Deliberate and cold blooded was the murder committed yesterday afternoon, when the young life of Miss Ethel Kinrade, daughter of T. L. Kinrade, 105 Herkimer Street, was the victim of an assassin, be he sane or insane. It was a young life sacrificed for the wrong instincts which had been created in the mind of the murderer. It was a crime which is unparalleled. Miss Florence Kinrade, sister of the dead girl, and the only witness to the tragedy, gave the police a very good description of her sister’s assassin. The man is supposed to have left the house through a side window as soon as he had done the shooting. How he could have made his escape so successfully in the middle of the afternoon, in a thickly populated district and on a very much travelled street, is a feature which is puzzling the police.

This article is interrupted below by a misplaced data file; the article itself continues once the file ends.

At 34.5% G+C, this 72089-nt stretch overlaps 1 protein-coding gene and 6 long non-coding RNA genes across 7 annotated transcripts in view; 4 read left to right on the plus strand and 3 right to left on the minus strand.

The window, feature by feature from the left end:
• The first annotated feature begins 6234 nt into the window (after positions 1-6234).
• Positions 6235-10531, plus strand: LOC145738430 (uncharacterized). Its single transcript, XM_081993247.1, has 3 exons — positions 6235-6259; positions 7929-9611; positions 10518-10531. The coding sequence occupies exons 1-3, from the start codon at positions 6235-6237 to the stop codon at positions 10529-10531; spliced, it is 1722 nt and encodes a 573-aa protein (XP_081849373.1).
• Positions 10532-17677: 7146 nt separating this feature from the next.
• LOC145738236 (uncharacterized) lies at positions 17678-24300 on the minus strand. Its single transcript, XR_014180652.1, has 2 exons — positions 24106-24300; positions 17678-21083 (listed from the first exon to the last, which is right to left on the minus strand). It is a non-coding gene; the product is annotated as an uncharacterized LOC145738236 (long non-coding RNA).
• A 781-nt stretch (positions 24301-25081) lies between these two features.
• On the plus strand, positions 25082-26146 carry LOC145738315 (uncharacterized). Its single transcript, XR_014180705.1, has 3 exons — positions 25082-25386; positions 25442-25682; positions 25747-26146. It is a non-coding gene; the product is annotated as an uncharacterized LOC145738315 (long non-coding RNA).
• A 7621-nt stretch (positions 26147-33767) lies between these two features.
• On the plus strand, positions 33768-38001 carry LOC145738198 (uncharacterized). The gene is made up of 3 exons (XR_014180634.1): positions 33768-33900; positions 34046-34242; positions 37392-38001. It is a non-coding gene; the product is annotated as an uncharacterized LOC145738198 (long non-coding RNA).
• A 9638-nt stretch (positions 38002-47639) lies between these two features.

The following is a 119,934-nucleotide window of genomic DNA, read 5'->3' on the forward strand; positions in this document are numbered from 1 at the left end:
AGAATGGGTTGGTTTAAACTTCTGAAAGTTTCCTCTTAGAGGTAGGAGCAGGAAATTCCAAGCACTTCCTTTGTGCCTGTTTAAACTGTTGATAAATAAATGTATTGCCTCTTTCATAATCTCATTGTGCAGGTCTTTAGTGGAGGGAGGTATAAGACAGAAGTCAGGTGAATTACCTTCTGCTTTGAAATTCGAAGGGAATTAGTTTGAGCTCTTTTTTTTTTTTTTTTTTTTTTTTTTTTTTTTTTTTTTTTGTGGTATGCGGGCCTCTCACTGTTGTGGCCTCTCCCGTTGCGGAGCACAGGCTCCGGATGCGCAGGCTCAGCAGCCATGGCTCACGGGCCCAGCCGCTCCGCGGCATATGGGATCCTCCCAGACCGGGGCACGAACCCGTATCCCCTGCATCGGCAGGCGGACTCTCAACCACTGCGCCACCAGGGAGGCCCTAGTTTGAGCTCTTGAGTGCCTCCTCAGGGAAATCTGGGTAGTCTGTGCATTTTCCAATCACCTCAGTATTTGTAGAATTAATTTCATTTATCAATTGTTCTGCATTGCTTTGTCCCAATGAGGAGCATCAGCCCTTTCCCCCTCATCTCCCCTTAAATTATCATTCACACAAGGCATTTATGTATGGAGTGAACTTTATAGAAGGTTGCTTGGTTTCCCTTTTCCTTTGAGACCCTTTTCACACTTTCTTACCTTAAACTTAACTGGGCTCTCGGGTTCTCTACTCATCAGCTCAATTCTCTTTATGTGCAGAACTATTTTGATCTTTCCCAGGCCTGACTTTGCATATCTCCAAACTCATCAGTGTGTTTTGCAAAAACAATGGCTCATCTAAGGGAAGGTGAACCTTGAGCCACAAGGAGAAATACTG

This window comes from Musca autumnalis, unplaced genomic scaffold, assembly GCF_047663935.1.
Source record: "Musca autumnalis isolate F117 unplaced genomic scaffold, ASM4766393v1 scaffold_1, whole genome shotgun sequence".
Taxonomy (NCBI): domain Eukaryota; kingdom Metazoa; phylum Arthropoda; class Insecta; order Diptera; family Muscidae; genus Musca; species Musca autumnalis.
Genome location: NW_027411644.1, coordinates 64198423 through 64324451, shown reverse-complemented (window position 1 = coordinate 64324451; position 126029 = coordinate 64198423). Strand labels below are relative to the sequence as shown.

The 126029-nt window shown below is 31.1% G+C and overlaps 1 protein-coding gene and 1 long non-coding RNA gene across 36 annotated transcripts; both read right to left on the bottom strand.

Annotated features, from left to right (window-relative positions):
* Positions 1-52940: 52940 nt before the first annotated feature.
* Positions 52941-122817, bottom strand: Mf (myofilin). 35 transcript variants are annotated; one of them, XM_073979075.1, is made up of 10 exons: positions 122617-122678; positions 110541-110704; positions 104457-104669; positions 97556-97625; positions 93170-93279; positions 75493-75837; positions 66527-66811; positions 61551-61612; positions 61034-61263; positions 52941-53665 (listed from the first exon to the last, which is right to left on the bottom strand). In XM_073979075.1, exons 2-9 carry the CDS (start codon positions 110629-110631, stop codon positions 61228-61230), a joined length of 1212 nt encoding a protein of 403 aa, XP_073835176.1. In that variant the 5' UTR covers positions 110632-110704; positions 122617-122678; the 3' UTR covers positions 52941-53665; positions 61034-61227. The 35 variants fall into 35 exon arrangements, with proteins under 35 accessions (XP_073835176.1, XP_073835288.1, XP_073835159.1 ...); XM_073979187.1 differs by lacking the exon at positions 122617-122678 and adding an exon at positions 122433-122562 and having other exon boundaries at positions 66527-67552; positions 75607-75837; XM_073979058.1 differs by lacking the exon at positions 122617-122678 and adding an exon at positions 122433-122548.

— Hamilton Herald February 26, 1909
We are dealing with an extremely neurotic family who are linked together to support each other’s stories . . . No matter who committed the murder, Florence Kinrade is a moral imbecile, probably a defective personality, cunning, childish and impulsive.
— Dr. C.K. Clarke, notes taken March, 1909
Aug. 14. I am writing this on the high balcony of the Asylum at Hamilton (Ontario, Canada). The city is spread in full view before me. (Is there not an escaped patient? I see a great commotion – Dr. W. and several attendants, men and women, rushing down the cliff). – A dark, moist, lowering forenoon; balmy air though; wind southwest.
— Walt Whitman’s Diary in Canada, Boston, 1904
Edward Byrne | ISBN: 978-0-9810122-3-0 | 6 x 8, 80pp | $15